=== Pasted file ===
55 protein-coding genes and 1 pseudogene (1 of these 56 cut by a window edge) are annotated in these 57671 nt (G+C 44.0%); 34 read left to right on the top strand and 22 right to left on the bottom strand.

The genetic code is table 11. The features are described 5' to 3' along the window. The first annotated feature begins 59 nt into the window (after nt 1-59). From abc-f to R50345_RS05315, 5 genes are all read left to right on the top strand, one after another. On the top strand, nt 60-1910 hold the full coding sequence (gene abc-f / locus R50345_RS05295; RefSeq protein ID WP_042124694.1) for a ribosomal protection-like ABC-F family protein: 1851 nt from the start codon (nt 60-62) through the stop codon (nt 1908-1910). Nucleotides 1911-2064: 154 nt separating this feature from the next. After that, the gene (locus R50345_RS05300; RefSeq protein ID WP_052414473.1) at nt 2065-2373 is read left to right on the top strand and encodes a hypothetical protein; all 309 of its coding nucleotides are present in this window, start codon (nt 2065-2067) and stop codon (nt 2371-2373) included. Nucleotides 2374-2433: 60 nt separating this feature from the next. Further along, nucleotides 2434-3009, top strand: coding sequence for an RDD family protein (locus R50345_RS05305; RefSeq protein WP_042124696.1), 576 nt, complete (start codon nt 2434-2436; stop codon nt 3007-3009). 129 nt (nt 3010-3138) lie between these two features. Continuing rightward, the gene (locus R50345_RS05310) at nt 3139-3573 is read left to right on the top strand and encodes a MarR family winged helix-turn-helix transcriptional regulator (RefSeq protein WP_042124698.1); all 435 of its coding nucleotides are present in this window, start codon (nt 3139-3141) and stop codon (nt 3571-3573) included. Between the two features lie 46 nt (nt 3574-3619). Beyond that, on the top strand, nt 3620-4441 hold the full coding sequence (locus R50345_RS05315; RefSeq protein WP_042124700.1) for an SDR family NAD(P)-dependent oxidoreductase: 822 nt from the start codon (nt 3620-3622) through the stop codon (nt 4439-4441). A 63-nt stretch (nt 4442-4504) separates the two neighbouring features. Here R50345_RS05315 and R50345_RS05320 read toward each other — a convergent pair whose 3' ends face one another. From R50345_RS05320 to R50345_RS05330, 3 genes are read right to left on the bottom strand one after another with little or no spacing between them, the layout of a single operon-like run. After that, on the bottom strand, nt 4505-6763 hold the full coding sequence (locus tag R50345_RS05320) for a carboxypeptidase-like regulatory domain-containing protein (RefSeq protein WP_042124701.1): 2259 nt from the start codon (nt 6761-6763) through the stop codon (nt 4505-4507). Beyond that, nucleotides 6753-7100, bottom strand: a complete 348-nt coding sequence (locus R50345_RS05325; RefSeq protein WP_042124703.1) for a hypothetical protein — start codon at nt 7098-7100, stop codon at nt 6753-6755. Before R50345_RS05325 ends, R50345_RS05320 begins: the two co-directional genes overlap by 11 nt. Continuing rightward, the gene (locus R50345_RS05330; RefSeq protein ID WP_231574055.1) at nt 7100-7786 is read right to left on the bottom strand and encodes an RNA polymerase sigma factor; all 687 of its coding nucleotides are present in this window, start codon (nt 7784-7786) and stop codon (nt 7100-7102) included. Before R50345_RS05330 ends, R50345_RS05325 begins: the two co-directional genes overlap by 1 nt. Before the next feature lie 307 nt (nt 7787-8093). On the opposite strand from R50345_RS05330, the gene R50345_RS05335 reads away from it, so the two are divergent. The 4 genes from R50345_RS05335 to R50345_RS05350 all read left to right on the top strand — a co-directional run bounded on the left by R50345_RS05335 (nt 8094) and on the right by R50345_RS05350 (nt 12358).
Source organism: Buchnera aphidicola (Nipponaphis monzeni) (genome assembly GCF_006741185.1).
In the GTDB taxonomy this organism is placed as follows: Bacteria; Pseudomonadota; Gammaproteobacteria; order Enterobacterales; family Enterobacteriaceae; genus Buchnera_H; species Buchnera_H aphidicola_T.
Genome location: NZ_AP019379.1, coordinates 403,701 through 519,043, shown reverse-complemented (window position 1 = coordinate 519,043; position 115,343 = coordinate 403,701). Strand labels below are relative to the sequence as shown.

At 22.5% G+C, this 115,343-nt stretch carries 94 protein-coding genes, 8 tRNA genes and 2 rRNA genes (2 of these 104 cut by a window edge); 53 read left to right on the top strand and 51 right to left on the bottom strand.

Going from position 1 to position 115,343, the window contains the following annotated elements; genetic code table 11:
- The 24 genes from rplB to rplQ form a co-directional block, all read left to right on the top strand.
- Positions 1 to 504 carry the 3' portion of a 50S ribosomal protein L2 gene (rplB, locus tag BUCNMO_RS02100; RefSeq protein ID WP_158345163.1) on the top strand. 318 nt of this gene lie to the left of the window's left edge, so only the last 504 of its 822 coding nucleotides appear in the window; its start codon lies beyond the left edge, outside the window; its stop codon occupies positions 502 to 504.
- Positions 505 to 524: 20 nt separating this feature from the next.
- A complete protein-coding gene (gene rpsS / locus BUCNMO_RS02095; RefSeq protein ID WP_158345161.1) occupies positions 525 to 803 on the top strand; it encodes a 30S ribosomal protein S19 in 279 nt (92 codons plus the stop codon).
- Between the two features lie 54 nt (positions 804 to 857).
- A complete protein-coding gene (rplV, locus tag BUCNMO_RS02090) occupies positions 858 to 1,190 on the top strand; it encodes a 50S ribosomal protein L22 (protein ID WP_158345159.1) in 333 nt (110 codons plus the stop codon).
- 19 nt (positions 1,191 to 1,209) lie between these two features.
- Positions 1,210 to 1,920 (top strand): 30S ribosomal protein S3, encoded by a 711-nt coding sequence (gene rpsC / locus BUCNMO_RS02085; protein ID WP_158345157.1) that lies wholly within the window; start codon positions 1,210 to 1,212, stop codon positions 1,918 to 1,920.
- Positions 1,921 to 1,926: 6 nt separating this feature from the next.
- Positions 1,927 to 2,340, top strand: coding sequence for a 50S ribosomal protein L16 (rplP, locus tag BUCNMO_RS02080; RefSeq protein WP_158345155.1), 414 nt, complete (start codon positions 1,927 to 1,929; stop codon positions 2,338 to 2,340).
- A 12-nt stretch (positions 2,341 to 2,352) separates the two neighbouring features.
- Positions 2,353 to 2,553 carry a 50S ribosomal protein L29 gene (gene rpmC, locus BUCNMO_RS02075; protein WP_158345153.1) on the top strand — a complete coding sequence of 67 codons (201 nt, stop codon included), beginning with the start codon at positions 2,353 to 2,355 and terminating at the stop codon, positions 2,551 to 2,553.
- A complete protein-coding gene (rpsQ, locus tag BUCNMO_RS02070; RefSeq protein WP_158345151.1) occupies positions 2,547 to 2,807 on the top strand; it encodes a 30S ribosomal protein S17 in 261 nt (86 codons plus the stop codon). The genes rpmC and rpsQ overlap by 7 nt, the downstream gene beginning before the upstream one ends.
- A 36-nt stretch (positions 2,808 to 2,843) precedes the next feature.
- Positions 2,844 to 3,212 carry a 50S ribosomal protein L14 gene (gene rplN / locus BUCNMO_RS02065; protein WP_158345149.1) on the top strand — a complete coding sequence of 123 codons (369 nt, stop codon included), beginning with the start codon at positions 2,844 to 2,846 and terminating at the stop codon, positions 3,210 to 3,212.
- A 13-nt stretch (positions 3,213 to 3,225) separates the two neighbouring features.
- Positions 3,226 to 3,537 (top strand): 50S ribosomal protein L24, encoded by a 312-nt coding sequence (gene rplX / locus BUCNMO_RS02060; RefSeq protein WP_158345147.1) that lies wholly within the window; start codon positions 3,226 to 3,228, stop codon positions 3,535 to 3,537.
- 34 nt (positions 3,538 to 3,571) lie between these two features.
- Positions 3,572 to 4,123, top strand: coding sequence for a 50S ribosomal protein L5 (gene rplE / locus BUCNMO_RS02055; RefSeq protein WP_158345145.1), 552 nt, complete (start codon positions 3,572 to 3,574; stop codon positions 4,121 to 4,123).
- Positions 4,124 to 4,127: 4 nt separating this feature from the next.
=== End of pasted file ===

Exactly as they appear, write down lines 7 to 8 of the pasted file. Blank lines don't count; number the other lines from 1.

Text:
Going from position 1 to position 115,343, the window contains the following annotated elements; genetic code table 11:
- The 24 genes from rplB to rplQ form a co-directional block, all read left to right on the top strand.